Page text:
Main St. / Black River
Main St. / Black River
About this Bridge:
This three-span concrete bridge carries Main Street over the Black River in the center of the village of Ramsay. Built in 1922-1923 from a design by the Michigan State Highway Department, the Ramsay Bridge is comprised of a 50-foot concrete through girder, flanked on both sides by similarly configured, 40-foot girders. The superstructure is supported by concrete abutments and spill-through piers with tapered columns and straight diaphragms. It features typical MSHD detailing with two straight girders that carry the asphalt-surfaced, concrete slab deck. The modest architectural expression is provided by recessed rectangular panels in the girder walls, which are capped with heavy concrete corbels. Bronze “State Reward Bridge” plates are mounted on the girder’s sidewalls. Other than minor concrete spalling, the Ramsay Bridge remains essentially unaltered and in physically good condition.
Beginning in 1884, the village of Ramsay developed around Hubbard and Weed’s sawmill on the Black River over a 19th century truss bridge, which, by the late 1910s had become a deteriorating bottleneck for vehicular traffic. In response, the Gogebic County Road Commission petitioned the state highway department for a replacement structure here, to be funded in part with State Reward monies. In 1922 MSHD engineers delineated this three-span concrete structure.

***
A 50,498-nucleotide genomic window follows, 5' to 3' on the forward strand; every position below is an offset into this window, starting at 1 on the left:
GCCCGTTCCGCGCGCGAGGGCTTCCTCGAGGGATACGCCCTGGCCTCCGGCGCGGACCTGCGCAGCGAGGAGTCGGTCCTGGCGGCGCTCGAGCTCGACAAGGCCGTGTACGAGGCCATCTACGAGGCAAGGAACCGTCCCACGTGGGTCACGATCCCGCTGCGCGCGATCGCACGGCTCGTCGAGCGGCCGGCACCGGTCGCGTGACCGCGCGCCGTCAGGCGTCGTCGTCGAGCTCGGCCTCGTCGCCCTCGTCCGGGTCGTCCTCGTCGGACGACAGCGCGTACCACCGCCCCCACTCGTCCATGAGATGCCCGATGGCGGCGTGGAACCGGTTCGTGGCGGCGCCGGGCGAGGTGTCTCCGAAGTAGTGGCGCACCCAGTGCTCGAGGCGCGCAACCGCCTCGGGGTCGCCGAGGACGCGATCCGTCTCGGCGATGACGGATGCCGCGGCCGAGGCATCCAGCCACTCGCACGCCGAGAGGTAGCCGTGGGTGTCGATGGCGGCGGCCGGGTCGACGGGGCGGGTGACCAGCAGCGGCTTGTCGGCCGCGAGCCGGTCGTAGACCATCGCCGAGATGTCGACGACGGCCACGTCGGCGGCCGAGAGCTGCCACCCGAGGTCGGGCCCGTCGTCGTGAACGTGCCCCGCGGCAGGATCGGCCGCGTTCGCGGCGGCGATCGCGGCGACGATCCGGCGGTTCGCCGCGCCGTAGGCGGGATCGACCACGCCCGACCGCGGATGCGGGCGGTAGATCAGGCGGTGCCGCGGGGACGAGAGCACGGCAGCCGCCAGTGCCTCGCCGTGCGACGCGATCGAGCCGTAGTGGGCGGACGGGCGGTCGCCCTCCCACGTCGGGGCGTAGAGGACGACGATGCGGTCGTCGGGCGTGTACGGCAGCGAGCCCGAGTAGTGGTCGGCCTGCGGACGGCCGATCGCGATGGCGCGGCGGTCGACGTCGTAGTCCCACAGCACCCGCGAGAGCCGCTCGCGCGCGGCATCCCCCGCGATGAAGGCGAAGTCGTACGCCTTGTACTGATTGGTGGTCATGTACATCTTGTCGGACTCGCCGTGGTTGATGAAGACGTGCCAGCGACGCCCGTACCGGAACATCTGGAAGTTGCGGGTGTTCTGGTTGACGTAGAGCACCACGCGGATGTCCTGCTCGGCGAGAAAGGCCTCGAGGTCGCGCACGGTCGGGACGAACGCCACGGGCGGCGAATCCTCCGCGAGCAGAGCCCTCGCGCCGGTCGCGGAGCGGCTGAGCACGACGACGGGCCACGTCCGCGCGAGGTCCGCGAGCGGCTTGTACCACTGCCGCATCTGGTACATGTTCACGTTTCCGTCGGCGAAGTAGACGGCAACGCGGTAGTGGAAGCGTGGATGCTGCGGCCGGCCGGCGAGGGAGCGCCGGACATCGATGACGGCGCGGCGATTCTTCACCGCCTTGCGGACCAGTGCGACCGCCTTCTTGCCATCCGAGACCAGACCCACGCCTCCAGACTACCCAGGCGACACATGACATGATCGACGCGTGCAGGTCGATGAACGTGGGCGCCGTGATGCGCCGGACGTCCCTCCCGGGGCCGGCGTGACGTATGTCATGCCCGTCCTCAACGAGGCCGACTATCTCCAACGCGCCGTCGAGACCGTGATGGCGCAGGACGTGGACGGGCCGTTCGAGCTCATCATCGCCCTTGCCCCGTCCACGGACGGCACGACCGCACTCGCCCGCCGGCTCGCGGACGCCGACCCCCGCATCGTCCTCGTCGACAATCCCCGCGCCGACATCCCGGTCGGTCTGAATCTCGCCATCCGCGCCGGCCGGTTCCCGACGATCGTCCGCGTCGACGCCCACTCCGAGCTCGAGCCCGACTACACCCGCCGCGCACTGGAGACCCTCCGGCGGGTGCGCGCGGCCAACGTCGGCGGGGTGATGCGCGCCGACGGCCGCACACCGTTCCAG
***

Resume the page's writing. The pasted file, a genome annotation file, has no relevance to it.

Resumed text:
The structure that MSHD engineered for this crossing employed a well-tested standard. The department had first delineated a concrete through girder bridge design in the 1913-1914 biennium. Featuring relatively heavy, straight-topped girders in five-foot increments between 30 and 50 feet, these plainly detailed structures were used for a variety of small- and medium-span applications in the 1910s and 1920s. “The reinforced concrete through girder is the design generally employed for spans from thirty to fifty feet in both the eighteen and twenty-foot clear roadway from curb to curb,” MSHD stated in its Seventh Biennial Report. “This design lends itself in the majority of cases on account of its very shallow floor system, thereby giving the waterway a maximum clearance under elevation of roadway crossing the bridge.” By 1930 the through girder had largely fallen out of favor with the state and county highway departments, but before it was discontinued, perhaps hundreds of these utilitarian structures were built throughout the state. The overwhelming majority of these were single-span structures, built over relatively low substructures. With its three-span superstructure held aloft by gracefully tapered concrete piers, the Main Street Bridge in Ramsay is a noteworthy exception. As the central river crossing in this small village, it is historically important for its contribution to local transportation. And as a visually striking, multiple-span example of what is ordinarily a mundane structural type, it is technologically significant as well.